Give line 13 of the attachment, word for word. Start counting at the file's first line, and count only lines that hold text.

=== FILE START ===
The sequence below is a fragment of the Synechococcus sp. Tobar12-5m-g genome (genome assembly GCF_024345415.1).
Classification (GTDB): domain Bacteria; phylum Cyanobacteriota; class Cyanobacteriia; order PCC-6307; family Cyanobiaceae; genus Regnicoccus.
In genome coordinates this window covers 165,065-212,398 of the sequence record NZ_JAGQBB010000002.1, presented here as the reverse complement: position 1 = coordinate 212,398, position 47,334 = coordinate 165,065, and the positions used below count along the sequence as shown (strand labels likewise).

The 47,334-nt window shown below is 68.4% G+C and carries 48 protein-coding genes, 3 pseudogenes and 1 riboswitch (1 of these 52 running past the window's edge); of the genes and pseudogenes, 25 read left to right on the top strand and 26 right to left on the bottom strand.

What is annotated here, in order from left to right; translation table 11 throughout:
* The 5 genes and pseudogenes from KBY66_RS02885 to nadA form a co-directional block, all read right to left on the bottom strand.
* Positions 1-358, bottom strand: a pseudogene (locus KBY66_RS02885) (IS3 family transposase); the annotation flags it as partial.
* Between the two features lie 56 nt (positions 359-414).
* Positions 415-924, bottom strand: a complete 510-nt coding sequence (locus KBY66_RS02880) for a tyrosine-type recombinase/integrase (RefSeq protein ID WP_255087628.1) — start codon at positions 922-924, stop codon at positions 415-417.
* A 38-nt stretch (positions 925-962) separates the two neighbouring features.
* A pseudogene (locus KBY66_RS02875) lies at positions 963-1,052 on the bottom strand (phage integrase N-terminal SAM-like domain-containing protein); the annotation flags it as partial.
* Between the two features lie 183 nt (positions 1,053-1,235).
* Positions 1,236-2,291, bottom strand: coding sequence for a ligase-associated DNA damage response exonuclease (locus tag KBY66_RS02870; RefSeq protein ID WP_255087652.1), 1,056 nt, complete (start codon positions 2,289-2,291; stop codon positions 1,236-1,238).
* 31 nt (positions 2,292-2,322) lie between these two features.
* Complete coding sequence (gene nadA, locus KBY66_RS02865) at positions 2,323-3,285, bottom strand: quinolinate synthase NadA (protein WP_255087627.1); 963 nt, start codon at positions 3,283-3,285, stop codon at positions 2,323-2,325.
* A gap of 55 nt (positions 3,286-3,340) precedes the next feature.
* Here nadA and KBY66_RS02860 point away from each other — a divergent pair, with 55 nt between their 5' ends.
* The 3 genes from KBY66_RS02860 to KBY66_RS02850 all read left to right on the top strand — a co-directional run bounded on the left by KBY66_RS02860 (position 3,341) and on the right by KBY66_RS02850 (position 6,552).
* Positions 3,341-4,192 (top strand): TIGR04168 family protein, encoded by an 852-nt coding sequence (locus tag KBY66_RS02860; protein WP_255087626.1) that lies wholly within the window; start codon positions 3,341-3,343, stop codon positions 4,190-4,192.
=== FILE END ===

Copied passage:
* Positions 1,236-2,291, bottom strand: coding sequence for a ligase-associated DNA damage response exonuclease (locus tag KBY66_RS02870; RefSeq protein ID WP_255087652.1), 1,056 nt, complete (start codon positions 2,289-2,291; stop codon positions 1,236-1,238).